On caregivers, faith, family, and writing…

Published in the Rains County Leader on December 8, 2022:

Early last week I saw the following Facebook post from a young friend:

These uncaffeinated women at Starbucks in the morning have me laughing ….they really think beating me to the front door is going to make a difference. Lol. Joke’s really on them because I’ve already ordered my drink on my phone

I don’t usually get involved in any kind of social media exchange that could lead to an argument, but I couldn’t resist this one.

I have my coffee at home – less than 30 cents a cup including Italian Sweet Cream, I can drink it in my PJs, and I don’t have to fight anyone for it!

My young friend replied:

House coffee is great but having my coffee crafted by a barista is a whole other level of appreciation.

I didn’t think either of us would change our minds through further discussion, so I didn’t follow up, but I continued to think about the exchange for a while. The first thing I did was the math. I know the smaller, less fancy coffee drinks can cost as little as $3, but most people I know seem to order the larger sizes and go for the froth and flavors. And since round numbers are easier to work with, let’s say the average patron spends $5 a day on their coffee drink. Again, using round numbers, we’ll assume five days a week and fifty weeks a year. That adds up to a whopping $1,250 a year – for coffee! On the other hand, at 30 cents a cup at home, the annual cost is $75 – a difference of $1,175 a year. As David likes to say, it’s amazing what some people would rather have than money.

Of course, my young friend says that coffee crafted by a barista brings her a great deal more appreciation and satisfaction than home coffee. I agree that it’s fun to have someone wait on you, and having all the fancy equipment and ingredients on hand is a definite advantage. However, my tastes are very simple – literally. On the rare occasions I visit Reka’s, our local coffee shop, my regular order is a Simple Pleasures (caramel flavored) decaf with Sweet Cream. Interestingly, the creamer they use is the same brand I use at home. In addition, I prefer a ceramic cup to a paper one, and I prefer to enjoy it sitting on my favorite love seat instead of in my car.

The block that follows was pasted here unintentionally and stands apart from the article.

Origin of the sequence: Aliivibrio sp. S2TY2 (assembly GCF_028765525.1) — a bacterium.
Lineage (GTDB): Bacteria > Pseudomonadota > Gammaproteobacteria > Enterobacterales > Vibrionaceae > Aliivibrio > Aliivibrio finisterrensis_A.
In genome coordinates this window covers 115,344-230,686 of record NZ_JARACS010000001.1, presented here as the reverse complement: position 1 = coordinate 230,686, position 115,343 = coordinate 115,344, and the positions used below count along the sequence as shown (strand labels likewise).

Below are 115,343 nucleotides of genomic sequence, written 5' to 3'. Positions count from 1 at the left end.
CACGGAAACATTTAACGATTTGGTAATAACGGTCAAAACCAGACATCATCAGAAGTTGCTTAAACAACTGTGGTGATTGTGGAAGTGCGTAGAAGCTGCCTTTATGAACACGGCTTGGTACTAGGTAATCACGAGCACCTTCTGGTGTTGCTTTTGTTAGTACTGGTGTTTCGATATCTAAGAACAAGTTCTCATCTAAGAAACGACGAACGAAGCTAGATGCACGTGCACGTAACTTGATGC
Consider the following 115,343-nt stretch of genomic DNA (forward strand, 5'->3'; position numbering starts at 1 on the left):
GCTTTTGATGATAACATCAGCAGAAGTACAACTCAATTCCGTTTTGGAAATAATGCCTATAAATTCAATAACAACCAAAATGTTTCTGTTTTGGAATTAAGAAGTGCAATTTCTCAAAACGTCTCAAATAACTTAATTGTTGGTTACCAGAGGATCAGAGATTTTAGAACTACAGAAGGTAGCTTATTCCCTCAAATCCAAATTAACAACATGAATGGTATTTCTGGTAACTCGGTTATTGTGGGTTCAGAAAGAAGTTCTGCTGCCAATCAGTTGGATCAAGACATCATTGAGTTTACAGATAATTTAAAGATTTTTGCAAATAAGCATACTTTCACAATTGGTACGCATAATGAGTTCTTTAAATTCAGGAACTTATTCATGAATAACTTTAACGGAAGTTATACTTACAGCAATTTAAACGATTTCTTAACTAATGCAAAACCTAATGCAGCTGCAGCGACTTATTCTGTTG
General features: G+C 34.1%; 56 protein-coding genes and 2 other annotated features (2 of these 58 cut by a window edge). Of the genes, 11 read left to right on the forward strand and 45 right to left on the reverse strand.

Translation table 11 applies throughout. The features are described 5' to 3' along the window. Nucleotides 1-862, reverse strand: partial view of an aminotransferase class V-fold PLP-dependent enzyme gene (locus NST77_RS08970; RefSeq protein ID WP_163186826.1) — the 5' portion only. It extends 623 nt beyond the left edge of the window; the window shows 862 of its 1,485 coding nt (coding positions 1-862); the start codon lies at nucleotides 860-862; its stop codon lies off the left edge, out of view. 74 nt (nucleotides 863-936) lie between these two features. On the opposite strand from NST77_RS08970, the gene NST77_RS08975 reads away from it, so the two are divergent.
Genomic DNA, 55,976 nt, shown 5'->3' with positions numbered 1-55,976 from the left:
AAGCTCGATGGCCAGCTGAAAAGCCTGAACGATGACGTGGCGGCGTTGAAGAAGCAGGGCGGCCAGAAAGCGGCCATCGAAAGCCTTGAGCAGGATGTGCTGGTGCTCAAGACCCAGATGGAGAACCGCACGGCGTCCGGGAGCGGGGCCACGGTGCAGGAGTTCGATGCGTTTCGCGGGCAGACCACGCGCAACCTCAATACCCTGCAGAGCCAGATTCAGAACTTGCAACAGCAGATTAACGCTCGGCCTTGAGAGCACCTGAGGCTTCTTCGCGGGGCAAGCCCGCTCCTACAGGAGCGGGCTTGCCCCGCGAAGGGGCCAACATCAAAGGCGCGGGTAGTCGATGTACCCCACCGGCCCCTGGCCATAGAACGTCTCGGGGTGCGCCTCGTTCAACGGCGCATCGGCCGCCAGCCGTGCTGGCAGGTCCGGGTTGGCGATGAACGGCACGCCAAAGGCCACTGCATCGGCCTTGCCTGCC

Mattias and Zoe – 2012

After I compared the cost and the experience of commercial versus home coffee, I began thinking of things that give me a “whole other level of appreciation.” As often happens when people reach my age, the first thing that came to mind was my grandchildren. Mattias, our oldest grandchild, turned nineteen last month. Within the first year or two after he was born, his parents opened a special education fund for him and any future siblings. David and I, along with others who love him, committed to contribute a small amount monthly, and we continue to do so to this day. This year Mattias entered college, and because of this fund and a little extra kicked in by his parents and others who are more able, it looks like he will be able to complete his undergraduate degree with no debt. And there should be some left over for his younger sister Zoe who is in eighth grade this year. That fact brings me a greater level of appreciation than any cup of coffee can bring, and at about half the annual cost.

Mattias has ambitions to continue into a master’s program and maybe beyond. All of those who have contributed to his education thus far agree that the expense of any advanced degrees will be up to him. There is, after all, only so much satisfaction we can afford!

Blessings,

Linda

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Comments on: "Levels of Appreciation | by Linda Brendle" (2)

  1. Diane LaFerney McDowell said:

    Linda, I am sending you a pm on Messenger.

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